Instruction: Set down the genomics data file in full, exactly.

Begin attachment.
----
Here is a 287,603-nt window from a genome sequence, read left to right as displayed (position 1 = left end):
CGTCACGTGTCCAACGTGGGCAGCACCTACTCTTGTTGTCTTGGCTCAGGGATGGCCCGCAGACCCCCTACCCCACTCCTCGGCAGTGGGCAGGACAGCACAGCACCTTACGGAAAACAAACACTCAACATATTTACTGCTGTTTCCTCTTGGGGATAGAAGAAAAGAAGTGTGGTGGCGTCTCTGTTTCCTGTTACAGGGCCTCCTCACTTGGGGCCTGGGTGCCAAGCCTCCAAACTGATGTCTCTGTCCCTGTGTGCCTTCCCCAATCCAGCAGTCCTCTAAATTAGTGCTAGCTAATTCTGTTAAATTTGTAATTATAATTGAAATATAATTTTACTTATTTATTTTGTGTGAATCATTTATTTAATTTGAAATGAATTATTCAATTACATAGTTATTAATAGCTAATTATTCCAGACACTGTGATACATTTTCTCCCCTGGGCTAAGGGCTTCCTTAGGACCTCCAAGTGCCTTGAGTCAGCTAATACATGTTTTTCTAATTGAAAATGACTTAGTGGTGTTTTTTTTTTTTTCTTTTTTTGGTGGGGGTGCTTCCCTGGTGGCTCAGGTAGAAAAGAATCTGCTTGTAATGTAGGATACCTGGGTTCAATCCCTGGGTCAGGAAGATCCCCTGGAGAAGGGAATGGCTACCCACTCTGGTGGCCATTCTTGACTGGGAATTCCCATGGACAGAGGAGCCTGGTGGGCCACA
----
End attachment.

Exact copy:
Here is a 287,603-nt window from a genome sequence, read left to right as displayed (position 1 = left end):
CGTCACGTGTCCAACGTGGGCAGCACCTACTCTTGTTGTCTTGGCTCAGGGATGGCCCGCAGACCCCCTACCCCACTCCTCGGCAGTGGGCAGGACAGCACAGCACCTTACGGAAAACAAACACTCAACATATTTACTGCTGTTTCCTCTTGGGGATAGAAGAAAAGAAGTGTGGTGGCGTCTCTGTTTCCTGTTACAGGGCCTCCTCACTTGGGGCCTGGGTGCCAAGCCTCCAAACTGATGTCTCTGTCCCTGTGTGCCTTCCCCAATCCAGCAGTCCTCTAAATTAGTGCTAGCTAATTCTGTTAAATTTGTAATTATAATTGAAATATAATTTTACTTATTTATTTTGTGTGAATCATTTATTTAATTTGAAATGAATTATTCAATTACATAGTTATTAATAGCTAATTATTCCAGACACTGTGATACATTTTCTCCCCTGGGCTAAGGGCTTCCTTAGGACCTCCAAGTGCCTTGAGTCAGCTAATACATGTTTTTCTAATTGAAAATGACTTAGTGGTGTTTTTTTTTTTTTCTTTTTTTGGTGGGGGTGCTTCCCTGGTGGCTCAGGTAGAAAAGAATCTGCTTGTAATGTAGGATACCTGGGTTCAATCCCTGGGTCAGGAAGATCCCCTGGAGAAGGGAATGGCTACCCACTCTGGTGGCCATTCTTGACTGGGAATTCCCATGGACAGAGGAGCCTGGTGGGCCACA